The Student News Site of Grand Valley State University

Grand Valley Lanthorn

The Student News Site of Grand Valley State University

Grand Valley Lanthorn

The Student News Site of Grand Valley State University

Grand Valley Lanthorn

Event discusses meaning of U.S. citizenship

GVL/ Alena Visnovsky

Students and community members gathered in the L.V. Eberhard Center, located on Grand Valley State University’s Pew Campus, to attend an event called “Citizenship in Crisis: Re-Empowering the American Citizen with Victor Davis Hanson and Eric Liu” on Sept. 7. 

The event was hosted by the Hauenstein Center for Presidential Studies. The panel discussed what it means to be an American citizen on a personal and a more global scale, looking into the challenges of citizenship, or lack thereof. 

Mallory Everly, a third year student at GVSU, feels participating in political conversations is really important and attended the event with the intention of seeing where situations of citizenship in the United States could be improved.

“I am here at this specific event because I am very big on social justice,” Everly said. “I love that kind of work and I also think that right now in the United States, one of the things we need the most is civil discourse. I think that the entire concept of American politics is the ability to have a difference in opinions and be able to have constructive and respectful dialogue surrounding that.” 

Leading the discussion was Eric Liu, the co-founder and CEO of Citizen University, a non-profit organization that works to build a culture of powerful and responsible citizenship in the United States. He also served as the founding executive director of the Citizenship and American Identity Program at the Aspen Institute.

Liu opened the discussion by drawing attention to how citizenship in America is physically distributed, dividing American citizenship into two categories.

“I would say there are at least two different ways to define the citizen here in the United States. And one of course, is as a matter of legal status when we talk actually about United States citizenship, and as a matter of documentation, it is a matter of birthright for those born in the United States,” Liu said. “Thanks to the 14th amendment to the Civil War and Reconstruction that is a matter that is of course highly contested in a lot of our immigration politics. Right now, this idea that the status conferred by law is something that is bound to the interest point includes some but it excludes some by definition.”

The Hauenstein Center for Presidential Studies at GVSU is a place that routinely welcomes authors, historians and presidential scholars to share their research and work with campus and the surrounding community. The center hosts programs and events of presidential history, democracy and celebrations of national holidays. 

Hansen and Liu went into depth about the character and actions of an active citizen in the United States, and how the term “citizen” can describe someone even outside of the legal barriers in place for that status. 

“What’s most interesting about the legal definition of citizenship in the United States is number one, how relatively recent it is for the first century in this country’s life. The word citizen appears in the Constitution,” Liu said. “All persons born or naturalized in the United States are subject to the jurisdiction thereof, shall be citizens of the United States, spelled out what it took to become one but it still didn’t spell out what it meant to be (a citizen).”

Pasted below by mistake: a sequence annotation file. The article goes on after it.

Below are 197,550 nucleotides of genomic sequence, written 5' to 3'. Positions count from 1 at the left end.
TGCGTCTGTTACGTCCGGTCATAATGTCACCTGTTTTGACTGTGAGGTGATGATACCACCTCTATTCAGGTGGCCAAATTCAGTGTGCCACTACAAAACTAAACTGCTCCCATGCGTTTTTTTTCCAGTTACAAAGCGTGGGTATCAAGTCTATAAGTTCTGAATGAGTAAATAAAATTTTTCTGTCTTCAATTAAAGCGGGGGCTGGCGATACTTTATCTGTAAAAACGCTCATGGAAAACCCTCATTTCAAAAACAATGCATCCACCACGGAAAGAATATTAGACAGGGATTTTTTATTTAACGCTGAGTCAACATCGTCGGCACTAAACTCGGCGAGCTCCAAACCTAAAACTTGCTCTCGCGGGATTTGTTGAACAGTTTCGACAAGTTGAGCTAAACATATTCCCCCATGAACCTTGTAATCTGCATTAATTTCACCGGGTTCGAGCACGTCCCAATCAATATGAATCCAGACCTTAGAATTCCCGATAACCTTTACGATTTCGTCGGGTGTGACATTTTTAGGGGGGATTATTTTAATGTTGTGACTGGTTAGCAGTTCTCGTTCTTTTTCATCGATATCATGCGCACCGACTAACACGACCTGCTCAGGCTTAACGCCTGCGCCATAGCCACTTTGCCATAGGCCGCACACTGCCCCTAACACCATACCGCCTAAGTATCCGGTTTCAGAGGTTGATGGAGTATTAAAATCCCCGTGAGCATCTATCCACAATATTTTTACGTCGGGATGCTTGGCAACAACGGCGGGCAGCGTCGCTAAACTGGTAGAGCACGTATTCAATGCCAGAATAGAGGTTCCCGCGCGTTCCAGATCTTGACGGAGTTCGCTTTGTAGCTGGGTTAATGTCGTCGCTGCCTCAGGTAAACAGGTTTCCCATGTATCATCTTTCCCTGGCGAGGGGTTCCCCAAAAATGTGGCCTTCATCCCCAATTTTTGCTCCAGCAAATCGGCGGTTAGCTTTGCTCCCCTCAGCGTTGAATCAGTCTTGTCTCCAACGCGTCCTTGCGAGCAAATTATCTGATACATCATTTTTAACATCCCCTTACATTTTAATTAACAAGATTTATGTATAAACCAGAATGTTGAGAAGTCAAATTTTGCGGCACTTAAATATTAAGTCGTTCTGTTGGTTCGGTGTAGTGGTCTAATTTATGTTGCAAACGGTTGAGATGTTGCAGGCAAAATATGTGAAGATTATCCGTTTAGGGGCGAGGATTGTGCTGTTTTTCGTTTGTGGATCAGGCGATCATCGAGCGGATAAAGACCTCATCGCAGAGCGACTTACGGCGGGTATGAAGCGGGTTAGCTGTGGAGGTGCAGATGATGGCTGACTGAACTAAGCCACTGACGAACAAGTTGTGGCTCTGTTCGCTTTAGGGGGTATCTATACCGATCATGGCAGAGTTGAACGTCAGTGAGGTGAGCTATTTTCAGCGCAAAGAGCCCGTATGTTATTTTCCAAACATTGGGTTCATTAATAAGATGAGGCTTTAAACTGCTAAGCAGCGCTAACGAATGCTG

Liu said his work with Citizenship University has helped to define citizenship in broader concepts.  

“The organization that I lead, Citizen University, focuses on and teaches about empowered citizenship, and that is a conception of citizenship that is not about legal status or documentation status, but it’s about a deeper, broader ethical sense of being a contributor to community, being someone who actually shows up for the good of the whole,” Liu said. 

Liu said American citizens, by birth and location, who do not take advantage of their personal civic duties make poor use of their citizenship. 

“In this broader conception of citizenship, I think two things are known. The first is that there are plenty of people in the United States who have the first kind of citizenship, who are born with the status and born with the papers, but who don’t live like citizens in the second sense: who don’t show up, who don’t serve, who don’t think about their obligations, who don’t know our history. People who don’t try to grapple with the arguments that we’re having today in the American context, which is part of our responsibility,” Liu said.

Liu said some people uphold civic duties and are involved in the community without the legal documentation of U.S. citizenship. 

“There are plenty of people who lack the papers and the documentation status and yet live like citizens in this latter sense,” Liu said. “They do show up for community, they do have a deep sense of place and community and responsibility to those around them. And so I think the interweaving of these two conceptions is a through line.”

The panel discussion dissected the shortcomings and challenges of what American identity means in society and acknowledged the difficulties and issues of the process of procuring citizenship even when pride for and service to the country is already in play. 

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